The Writing Life: Author Interview with Dan Bessie 2

AS PART OF MY NEW SERIES on the Writing Life, I’m happy to offer an interview with Dan Bessie, author of My Mother, the Notebook Lady, a new work of creative nonfiction.

I met Dan virtually when he emailed me to ask if I would read his manuscript with an eye to endorsing it. I did, and found his story both profound and intriguing. Here’s an excerpt from what I wrote:

In My Mother the Notebook Lady, Dan Bessie artfully threads together two compelling narratives into a poignant and moving story. The Notebook Lady is both a memoir of a young boy struggling to survive in the hostile environment of an all-boys boarding school and an intimate portrait of a loving mother climbing her way out of deep depression in order to be reunited with her sons. Tender, compassionate, and deeply moving, My Mother the Notebook Lady reminds us that the motivating force of love truly can overcome the darkness of emotional trauma, and bring healing and light to the future.

Watch the Interview

(Or, if you prefer to read, scroll down to an edited version of the interview below)



AS: Dan, welcome to Writing Through Life. I’d like to begin with some questions about your writing process. When did you decide to write your mother’s story? What was your personal inciting incident?

DB: I began preliminary work on the manuscript in about 2010. In 2000, my family memoir, Rare Birds had been published by the University Press of Kentucky. A capsule history of my mother, Mary Burnett, was included as one of the chapters. Several other members of the family I had written about in that book had been celebrated individuals. (For example, my mother’s eldest brother, Leo, founded one of America’s top ad agencies, The Leo Burnett Agency, which promoted everything from Kellogg’s products to Marlboro cigarettes, to Allstate Insurance.) When I discovered among effects my mother left after her death a series of about 20 diaries and notebooks, plus other writing—and, though she herself had never achieved any kind of national fame—I felt that because of what she had gone through during a nearly suicidal depression in the early 1940s (as revealed in her writing, and of which I was largely unaware), and what she DID ultimately accomplish, that I needed to write about this. I felt that such a book would not only celebrate who my mother was as a person, but possibly aid others going through analogous circumstances.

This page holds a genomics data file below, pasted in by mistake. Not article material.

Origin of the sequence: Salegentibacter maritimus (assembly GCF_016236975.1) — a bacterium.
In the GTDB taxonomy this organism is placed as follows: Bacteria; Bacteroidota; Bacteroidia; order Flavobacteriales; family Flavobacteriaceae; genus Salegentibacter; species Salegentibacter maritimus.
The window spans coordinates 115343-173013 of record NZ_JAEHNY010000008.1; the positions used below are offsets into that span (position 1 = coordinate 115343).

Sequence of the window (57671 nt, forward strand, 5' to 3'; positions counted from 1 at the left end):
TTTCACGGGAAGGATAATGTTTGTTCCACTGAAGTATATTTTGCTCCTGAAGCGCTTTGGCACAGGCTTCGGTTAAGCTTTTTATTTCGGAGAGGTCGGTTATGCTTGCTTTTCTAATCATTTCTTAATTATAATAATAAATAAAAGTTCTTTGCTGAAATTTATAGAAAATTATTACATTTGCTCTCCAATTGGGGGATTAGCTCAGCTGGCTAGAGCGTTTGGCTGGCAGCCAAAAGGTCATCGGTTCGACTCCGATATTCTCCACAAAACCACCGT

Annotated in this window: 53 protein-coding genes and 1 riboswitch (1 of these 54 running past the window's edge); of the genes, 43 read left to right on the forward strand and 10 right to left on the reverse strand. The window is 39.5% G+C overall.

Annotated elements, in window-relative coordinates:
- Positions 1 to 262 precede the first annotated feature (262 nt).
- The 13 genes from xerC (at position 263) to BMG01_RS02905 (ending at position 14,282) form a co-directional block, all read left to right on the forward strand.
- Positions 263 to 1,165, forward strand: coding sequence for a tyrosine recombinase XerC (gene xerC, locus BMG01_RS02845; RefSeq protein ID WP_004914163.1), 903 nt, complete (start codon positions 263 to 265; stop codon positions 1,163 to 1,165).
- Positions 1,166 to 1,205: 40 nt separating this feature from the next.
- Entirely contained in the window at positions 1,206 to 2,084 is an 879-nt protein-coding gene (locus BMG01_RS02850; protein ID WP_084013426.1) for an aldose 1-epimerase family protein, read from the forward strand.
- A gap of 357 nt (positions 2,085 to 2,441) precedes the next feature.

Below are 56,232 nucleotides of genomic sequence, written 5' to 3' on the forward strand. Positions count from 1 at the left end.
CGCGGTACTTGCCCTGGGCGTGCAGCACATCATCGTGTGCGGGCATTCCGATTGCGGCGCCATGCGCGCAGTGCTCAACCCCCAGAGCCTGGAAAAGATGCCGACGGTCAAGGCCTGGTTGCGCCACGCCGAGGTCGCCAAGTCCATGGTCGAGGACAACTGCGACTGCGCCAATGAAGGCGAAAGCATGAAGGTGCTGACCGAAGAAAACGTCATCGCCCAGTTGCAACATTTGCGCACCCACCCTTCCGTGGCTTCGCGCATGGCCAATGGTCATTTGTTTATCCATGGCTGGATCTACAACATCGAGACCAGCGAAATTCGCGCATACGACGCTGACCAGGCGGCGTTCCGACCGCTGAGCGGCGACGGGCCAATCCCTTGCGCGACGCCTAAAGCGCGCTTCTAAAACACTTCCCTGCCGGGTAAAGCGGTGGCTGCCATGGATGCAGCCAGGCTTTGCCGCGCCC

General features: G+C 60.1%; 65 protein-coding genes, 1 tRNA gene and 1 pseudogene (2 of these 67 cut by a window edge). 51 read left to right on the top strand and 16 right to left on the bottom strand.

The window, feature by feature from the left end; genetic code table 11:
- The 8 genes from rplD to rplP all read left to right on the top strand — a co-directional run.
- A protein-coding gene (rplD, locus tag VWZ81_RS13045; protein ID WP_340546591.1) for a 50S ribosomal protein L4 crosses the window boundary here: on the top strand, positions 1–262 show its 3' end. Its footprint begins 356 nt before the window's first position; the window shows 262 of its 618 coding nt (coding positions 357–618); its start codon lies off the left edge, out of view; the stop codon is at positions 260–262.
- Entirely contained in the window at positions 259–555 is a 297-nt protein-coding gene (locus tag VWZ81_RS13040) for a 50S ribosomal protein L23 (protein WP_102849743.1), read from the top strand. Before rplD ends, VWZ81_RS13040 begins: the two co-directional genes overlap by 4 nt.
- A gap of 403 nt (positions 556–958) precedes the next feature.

AS: While much of My Mother, the Notebook Lady was drawn from your mother’s journals, it is also a memoir of your experiences as a young boy during that same period of time. What resources did you use to bring the memories and details of that time into focus?

DB: The chapters in which the central focus is primarily on myself and my brother are primarily drawn from my memory. A good deal of the interaction between myself, my brother and our mother was almost exactly as it happened. Where I had forgotten many details of what went on at a private boys’ school we were placed in over the course of a year, I occasionally veered from actual fact—although the sense of what went on, and my brother’s and my feelings from that period are as they were.